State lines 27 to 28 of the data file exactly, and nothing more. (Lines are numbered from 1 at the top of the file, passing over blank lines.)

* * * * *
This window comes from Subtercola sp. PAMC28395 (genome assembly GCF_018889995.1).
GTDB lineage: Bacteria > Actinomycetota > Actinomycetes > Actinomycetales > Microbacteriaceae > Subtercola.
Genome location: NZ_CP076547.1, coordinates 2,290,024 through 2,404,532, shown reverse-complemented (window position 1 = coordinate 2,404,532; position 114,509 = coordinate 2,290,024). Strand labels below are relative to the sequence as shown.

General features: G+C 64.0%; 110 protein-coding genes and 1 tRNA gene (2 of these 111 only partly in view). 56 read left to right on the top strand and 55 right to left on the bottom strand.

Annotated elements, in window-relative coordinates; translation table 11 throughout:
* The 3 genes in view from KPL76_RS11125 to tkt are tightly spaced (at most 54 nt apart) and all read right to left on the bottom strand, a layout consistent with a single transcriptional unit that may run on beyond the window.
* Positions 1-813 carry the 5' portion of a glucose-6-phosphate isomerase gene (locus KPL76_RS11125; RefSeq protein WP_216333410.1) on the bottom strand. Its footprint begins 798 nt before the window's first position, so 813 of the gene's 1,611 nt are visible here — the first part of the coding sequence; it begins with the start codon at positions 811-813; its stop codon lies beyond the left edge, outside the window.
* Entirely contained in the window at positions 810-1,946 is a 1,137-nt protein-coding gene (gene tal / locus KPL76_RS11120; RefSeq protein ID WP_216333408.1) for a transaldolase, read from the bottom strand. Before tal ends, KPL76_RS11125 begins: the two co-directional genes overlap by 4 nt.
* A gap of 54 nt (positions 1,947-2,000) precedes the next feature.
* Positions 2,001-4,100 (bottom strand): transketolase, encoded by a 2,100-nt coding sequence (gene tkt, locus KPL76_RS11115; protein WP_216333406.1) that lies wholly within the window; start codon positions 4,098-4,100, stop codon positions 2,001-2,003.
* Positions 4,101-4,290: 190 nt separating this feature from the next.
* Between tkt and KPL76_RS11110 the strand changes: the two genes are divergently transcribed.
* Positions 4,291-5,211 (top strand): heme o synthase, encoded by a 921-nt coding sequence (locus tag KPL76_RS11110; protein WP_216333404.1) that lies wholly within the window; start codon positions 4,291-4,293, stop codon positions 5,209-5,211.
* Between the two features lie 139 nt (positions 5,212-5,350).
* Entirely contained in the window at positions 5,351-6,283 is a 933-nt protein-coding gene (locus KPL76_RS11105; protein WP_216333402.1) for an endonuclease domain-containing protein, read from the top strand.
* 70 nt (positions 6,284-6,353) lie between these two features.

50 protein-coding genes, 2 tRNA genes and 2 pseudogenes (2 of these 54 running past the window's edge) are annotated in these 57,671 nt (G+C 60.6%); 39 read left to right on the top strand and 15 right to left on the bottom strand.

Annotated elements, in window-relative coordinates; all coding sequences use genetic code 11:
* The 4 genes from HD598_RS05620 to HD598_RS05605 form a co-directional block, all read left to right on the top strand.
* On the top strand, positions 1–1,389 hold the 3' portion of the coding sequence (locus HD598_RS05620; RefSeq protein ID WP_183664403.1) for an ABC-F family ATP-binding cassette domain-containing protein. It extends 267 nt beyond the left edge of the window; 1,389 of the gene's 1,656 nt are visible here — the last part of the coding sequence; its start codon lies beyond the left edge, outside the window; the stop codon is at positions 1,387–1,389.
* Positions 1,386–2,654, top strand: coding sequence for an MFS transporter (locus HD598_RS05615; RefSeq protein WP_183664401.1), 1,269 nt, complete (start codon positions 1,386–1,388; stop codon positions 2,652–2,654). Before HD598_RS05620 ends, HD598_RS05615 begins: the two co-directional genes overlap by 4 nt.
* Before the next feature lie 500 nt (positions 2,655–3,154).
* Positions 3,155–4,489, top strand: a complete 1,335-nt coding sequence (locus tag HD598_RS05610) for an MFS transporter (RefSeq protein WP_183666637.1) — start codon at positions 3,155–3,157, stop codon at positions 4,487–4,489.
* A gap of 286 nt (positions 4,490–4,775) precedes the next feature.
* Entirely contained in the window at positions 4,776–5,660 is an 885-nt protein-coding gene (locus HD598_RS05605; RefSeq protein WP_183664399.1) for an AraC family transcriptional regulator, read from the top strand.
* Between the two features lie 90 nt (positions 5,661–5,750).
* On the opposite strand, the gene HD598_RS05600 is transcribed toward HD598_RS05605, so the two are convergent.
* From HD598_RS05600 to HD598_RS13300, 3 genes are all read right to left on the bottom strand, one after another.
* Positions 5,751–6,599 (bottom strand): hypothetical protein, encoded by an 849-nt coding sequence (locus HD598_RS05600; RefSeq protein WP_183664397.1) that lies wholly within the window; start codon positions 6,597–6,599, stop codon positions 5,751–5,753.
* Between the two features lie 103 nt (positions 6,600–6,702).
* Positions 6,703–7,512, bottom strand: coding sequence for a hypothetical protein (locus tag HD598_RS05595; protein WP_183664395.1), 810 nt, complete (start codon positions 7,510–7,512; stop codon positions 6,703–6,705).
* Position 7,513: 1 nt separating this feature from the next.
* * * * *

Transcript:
* On the opposite strand, the gene HD598_RS05600 is transcribed toward HD598_RS05605, so the two are convergent.
* From HD598_RS05600 to HD598_RS13300, 3 genes are all read right to left on the bottom strand, one after another.